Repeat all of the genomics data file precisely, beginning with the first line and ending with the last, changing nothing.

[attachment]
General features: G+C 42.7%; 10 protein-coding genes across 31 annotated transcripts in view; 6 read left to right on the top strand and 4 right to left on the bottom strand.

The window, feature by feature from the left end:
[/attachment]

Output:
General features: G+C 42.7%; 10 protein-coding genes across 31 annotated transcripts in view; 6 read left to right on the top strand and 4 right to left on the bottom strand.

The window, feature by feature from the left end: